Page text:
Researchers from the University of California, Davis have discovered the first fossil of an amphibious ichthyosaur in China and claims that the remains of this creature could bridge the longtime gap in the fossil records.

Scientists have long known that the ichthyosaurs, large dolphin-like marine reptiles that lived on Earth between 250 million and 90 million years ago, were the descendants of terrestrial reptiles, but there is one problem: no fossil had been found of a transitional creature that was capable of living in both land and water.

The fossil that UCD earth and planetary sciences professor Ryosuke Motani and colleagues discovered, however, is that of an ichthyosaur which appeared to have no problem adapting in land and water. Although the creature called "Cartorhynchus lenticarpus," spent most of its time in the water when it lived on Earth 248 million years ago, it had flexible flippers that allowed it to move around on land.

Ichthyosaurs were marine animals and did not have such flippers. Thus, the researchers hailed the fossil, which was found in China's Anhui Province and measures about 1.5 feet in length, to be the missing piece in the early evolution of the ichthyosaurs, which were among the dominant groups of marine reptiles in prehistoric times. The fossil is believed to be from the Triassic period.

"Cartorhynchus represents a stage of the land-to-sea transition that was somehow lacking in the fossil record of the ichthyosaur lineage, while known in most other marine reptile and mammal lineages," Motani said. "This is particularly important because some creationists tried to use ichthyosaurs as a counter-example against Darwinian evolution since the group lacked this record."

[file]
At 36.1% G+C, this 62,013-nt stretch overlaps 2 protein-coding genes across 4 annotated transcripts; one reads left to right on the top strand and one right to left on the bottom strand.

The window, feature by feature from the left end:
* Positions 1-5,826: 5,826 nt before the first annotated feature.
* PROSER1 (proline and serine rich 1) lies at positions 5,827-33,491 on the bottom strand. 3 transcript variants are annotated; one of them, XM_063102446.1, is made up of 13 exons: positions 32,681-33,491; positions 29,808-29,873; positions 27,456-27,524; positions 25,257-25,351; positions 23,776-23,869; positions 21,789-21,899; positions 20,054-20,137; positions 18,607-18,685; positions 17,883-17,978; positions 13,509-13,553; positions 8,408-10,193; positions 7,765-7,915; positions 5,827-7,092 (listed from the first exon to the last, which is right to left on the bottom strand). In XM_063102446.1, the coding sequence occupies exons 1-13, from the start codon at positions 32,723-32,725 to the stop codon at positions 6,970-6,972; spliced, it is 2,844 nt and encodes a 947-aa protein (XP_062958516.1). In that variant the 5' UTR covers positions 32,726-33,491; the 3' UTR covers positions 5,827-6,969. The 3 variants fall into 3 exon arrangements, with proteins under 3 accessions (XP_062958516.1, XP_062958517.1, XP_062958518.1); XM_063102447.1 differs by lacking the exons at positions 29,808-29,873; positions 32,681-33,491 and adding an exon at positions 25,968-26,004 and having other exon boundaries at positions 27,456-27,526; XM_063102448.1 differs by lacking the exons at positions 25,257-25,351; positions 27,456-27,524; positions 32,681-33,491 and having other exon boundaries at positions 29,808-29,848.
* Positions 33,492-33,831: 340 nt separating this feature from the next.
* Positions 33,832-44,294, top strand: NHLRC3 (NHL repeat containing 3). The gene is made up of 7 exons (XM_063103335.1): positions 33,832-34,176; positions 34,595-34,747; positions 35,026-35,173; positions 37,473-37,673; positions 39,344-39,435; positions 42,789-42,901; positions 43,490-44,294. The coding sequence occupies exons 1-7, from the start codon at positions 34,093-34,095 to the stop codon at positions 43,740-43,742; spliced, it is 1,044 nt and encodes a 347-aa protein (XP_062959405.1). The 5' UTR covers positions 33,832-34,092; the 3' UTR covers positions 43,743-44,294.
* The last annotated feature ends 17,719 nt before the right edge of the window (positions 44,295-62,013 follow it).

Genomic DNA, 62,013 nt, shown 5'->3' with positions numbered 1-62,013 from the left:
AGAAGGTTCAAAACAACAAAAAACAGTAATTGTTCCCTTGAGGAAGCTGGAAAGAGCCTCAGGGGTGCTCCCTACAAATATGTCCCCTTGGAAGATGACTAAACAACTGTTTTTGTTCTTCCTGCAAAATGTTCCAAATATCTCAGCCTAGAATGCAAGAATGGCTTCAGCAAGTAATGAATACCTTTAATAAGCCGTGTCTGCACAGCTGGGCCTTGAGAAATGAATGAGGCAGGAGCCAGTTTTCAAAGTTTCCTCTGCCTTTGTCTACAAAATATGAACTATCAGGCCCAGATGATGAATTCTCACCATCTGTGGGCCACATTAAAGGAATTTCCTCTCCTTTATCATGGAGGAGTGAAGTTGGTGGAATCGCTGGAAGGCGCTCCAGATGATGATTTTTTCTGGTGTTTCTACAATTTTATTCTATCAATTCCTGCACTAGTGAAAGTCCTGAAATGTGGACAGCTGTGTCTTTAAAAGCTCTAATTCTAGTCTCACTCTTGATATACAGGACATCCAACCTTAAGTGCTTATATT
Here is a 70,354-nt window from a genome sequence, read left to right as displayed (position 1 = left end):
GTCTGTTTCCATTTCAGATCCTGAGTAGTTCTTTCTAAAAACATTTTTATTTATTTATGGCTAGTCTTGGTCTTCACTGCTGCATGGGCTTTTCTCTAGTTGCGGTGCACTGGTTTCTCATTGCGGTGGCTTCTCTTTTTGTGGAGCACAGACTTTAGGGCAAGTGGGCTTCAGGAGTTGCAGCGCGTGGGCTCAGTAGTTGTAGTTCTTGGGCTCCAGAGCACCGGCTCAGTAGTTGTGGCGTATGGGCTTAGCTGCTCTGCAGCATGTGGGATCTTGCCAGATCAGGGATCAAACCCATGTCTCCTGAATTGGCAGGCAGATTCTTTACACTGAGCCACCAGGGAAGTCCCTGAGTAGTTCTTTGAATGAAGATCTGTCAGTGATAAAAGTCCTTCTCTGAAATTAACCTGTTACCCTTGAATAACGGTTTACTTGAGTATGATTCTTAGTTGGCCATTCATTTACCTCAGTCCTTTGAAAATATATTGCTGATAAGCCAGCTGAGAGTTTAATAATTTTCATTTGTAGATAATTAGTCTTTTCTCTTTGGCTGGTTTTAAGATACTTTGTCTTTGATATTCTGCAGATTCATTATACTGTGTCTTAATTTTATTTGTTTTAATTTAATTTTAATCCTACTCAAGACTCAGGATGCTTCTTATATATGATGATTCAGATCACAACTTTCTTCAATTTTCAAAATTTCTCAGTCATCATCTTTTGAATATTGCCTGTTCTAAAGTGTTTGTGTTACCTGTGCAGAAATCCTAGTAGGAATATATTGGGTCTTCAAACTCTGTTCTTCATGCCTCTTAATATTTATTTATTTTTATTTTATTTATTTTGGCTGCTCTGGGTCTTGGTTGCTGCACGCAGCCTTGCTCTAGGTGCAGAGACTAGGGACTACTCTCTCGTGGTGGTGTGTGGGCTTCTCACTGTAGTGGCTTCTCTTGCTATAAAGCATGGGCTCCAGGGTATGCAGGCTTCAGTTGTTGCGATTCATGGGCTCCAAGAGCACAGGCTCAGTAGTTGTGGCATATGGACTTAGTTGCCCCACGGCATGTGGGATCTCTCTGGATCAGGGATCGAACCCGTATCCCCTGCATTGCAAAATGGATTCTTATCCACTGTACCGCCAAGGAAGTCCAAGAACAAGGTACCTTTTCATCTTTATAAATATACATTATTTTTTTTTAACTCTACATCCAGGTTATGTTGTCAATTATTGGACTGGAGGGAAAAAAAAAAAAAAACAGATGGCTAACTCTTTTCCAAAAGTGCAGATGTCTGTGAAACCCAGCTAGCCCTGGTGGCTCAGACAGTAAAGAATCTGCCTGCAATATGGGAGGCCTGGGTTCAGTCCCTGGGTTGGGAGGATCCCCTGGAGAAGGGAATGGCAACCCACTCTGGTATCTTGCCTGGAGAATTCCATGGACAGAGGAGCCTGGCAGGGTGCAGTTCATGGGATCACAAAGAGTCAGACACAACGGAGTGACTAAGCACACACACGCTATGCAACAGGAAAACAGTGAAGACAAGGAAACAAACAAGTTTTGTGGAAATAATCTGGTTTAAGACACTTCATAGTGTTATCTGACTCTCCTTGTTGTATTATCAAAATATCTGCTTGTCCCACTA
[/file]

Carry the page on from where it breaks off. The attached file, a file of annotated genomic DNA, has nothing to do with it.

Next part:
The creature also had other physical features that are unlike those of the sea-based ichthyosaurs. Besides their large flippers that give them the ability to move about on land in a seal-like movement, the animal had flexible wrists that were vital for it to crawl on land. The fossil also reveals that the creature had nose as short as those of terrestrial reptiles which is unlike the long and beak-like snouts found in most ichthyosaurs.

"We describe a basal ichthyosauriform from the upper Lower Triassic (about 248 million years ago) of China, whose primitive skeleton indicates possible amphibious habits," the researchers wrote in their study, which was published in the journal Nature on Nov. 5. "It is smaller than ichthyopterygians and had unusually large flippers that probably allowed limited terrestrial locomotion. It also retained characteristics of terrestrial diapsid reptiles, including a short snout and body trunk."

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